New Delhi: The Supreme Court on Tuesday sought the Centre’s response on a plea by the West Bengal government challenging the Calcutta high court ordering a CBI probe into the cases of murder and crime against women that allegedly took place soon after elections to the state Assembly early this year.
Seeking the Centre’s reply, and from other respondents, Justice Vineet Saran heading a bench also comprising Justice Aniruddha Bose, told senior lawyer Kapil Sibal that on the face of it, “You have made a case for issuance of notice. Let us see. We will give a short time for respondents to file counter and will hear the matter for further hearing on October 7.”
Mr Sibal, appearing for the West Bengal government, told the court that if the chief minister took oath on May 5 and if something happens in June, can it be called post-poll violence?
Mr Sibal said that the case was taken up by a five-judge bench and the first interim order was passed on June 18 in terms of which the Calcutta high court had said that they have requested the National Human Rights Commission (NHRC) chairman to constitute a committee to look into these cases.
Questioning the impartiality of some members of the committee, Mr Sibal told the court ,“According to us, the committee had members who are openly affiliated to the Centre or ruling party (BJP). The committee consists of seven members. They are -- Rajiv Jain, A Rasheed, Raju Ben Desai, Santosh Mehra, K. Kumar Panja, Raju Mukherjee and M Saini.”
He objected to the first three members. Alleging bias, Mr Sibal, to buttress his point, referred to an earlier judgment of the court which had said that a probe committee falls even if one person is biased.
Mr Sibal said that in a federal structure when there are two ideologically opposed parties ruling at the Centre and in a state, what is the duty of the court.
"In a federal structure, the state government cannot be castigated without giving it adequate opportunity. The high court passed the order without without furnishing the copy of the interim report of the NHRC committee to the state. The high court refused to share with the state the annexures of of rape complaints, saying that the victims' anonymity needs protection... The high court order is contrary to the principles of natural justice, as the state was not given adequate opportunity to respond. State was asked to respond to thousands of complaints within seven days. No investigation can be completed within seven days. The high court also did not consider the materials on record placed by the state," he said.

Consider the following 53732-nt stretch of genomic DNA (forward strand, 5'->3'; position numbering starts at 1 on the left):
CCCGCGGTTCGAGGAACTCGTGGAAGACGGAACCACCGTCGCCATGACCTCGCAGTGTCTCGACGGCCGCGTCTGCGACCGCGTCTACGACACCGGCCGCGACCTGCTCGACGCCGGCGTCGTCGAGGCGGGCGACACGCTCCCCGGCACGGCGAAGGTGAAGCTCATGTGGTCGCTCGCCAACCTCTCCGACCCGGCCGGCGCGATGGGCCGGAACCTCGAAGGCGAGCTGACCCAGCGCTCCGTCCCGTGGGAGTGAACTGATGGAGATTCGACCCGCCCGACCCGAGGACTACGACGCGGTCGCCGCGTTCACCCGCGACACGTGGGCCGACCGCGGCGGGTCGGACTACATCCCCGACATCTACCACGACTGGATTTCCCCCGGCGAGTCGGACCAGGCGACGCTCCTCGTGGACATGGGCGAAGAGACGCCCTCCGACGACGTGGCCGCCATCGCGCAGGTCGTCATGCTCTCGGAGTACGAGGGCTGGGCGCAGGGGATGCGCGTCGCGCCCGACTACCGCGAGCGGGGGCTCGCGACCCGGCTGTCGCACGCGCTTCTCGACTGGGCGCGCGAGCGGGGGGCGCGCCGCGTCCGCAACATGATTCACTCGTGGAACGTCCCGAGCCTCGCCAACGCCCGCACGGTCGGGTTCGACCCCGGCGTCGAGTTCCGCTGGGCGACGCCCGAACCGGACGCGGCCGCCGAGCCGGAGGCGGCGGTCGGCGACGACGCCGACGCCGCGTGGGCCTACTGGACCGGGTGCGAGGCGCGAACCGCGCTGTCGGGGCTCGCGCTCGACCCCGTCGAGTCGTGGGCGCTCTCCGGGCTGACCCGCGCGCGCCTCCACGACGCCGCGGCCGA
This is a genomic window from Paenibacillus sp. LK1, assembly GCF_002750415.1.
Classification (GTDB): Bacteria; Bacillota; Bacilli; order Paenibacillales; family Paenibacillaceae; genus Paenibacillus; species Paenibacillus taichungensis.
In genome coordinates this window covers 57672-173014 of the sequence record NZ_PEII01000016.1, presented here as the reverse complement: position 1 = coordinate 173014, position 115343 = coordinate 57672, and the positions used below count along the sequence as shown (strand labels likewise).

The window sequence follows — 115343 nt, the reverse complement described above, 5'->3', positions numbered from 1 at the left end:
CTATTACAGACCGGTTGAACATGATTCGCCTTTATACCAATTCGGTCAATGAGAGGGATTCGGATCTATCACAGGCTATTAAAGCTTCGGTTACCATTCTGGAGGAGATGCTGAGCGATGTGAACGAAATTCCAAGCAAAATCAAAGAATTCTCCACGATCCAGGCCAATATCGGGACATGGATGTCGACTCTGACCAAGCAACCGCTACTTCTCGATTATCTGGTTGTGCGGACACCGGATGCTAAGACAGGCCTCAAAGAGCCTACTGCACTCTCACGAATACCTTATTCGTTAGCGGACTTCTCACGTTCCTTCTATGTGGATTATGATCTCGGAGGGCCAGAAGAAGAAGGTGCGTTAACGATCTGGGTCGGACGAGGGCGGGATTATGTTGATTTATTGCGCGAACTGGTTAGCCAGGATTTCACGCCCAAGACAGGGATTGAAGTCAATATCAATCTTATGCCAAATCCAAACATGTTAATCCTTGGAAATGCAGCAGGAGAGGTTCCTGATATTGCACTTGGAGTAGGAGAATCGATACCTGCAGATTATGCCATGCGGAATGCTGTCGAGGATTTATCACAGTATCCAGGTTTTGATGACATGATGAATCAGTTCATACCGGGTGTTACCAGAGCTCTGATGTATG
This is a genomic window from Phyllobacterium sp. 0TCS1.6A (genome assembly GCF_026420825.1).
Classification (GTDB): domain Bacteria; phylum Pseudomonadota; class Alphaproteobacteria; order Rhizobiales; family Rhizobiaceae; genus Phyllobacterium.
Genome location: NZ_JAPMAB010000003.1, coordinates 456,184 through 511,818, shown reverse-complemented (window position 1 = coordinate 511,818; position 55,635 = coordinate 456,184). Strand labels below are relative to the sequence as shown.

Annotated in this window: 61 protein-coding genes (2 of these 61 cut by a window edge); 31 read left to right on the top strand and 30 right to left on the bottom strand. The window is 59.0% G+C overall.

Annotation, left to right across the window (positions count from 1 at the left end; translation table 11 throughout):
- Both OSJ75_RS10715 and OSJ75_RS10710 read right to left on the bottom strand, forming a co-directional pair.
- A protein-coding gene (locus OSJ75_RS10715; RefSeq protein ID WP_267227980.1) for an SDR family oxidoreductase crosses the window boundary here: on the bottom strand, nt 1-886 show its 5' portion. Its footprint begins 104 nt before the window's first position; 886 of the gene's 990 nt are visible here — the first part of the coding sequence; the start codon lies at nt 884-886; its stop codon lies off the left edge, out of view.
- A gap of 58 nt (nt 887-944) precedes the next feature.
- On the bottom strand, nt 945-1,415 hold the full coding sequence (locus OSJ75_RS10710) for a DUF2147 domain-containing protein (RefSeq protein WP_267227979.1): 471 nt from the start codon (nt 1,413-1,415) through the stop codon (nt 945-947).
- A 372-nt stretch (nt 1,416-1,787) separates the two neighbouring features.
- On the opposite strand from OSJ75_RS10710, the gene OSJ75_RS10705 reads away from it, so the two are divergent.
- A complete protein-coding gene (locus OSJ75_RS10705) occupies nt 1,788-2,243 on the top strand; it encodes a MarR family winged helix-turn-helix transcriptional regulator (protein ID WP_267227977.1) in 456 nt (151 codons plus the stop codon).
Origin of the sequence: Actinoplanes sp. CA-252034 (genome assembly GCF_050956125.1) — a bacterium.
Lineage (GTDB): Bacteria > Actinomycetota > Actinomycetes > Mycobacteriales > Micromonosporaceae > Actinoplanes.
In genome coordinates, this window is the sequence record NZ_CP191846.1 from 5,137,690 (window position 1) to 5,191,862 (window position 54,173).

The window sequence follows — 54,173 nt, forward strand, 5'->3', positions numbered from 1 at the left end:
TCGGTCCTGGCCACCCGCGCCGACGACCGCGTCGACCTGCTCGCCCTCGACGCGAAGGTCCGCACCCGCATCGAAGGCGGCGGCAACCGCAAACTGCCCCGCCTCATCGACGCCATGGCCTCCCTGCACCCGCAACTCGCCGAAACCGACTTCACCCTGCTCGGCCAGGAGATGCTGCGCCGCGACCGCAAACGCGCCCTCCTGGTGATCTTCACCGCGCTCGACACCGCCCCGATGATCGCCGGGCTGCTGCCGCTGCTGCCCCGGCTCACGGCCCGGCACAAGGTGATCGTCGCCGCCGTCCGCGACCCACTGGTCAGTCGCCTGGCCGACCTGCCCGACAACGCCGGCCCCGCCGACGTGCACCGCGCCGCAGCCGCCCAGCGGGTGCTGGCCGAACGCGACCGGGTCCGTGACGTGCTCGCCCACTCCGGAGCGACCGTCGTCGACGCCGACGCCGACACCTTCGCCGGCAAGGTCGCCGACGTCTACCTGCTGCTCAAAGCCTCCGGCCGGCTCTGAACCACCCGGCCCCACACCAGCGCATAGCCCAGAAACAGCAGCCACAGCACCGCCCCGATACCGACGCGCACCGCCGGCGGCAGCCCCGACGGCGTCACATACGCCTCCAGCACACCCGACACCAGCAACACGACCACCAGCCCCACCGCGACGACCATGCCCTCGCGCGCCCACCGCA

Mr Sibal told the court that the high court questioned as if every police officer could not be trusted, every police officer was influenced by the state government. So, en masse transfer of cases. But the same questions were not asked of Central agencies. The party in power in Centre is the same who filed complaints.
Mr Sibal argued that a “fair probe” into the post-poll violence cases is unlikely since the CBI is allegedly acting at the behest of the Bharatiya Janata Party (BJP)-led Central government.
The Mamata Banerjee government has challenged Calcutta high court’s August 19 direction asking the CBI to investigate the cases of murder and violence against women that took place during post-poll violence in West Bengal. The high court had said that other post-poll violence cases will be investigated by a Special Investigation Team (SIT).
The high court had also said that both the investigations by CBI and the SIT will be monitored by it.
The high court order was based on the report of the seven-member committee that was constituted by the National Human Rights Commission to inquire into the post-poll violence.
The high court in its order had said, “All cases as per report of NHRC committee where allegations are about murder of person or crime against women regarding rape or attempt to rape shall be referred to CBI for investigation."...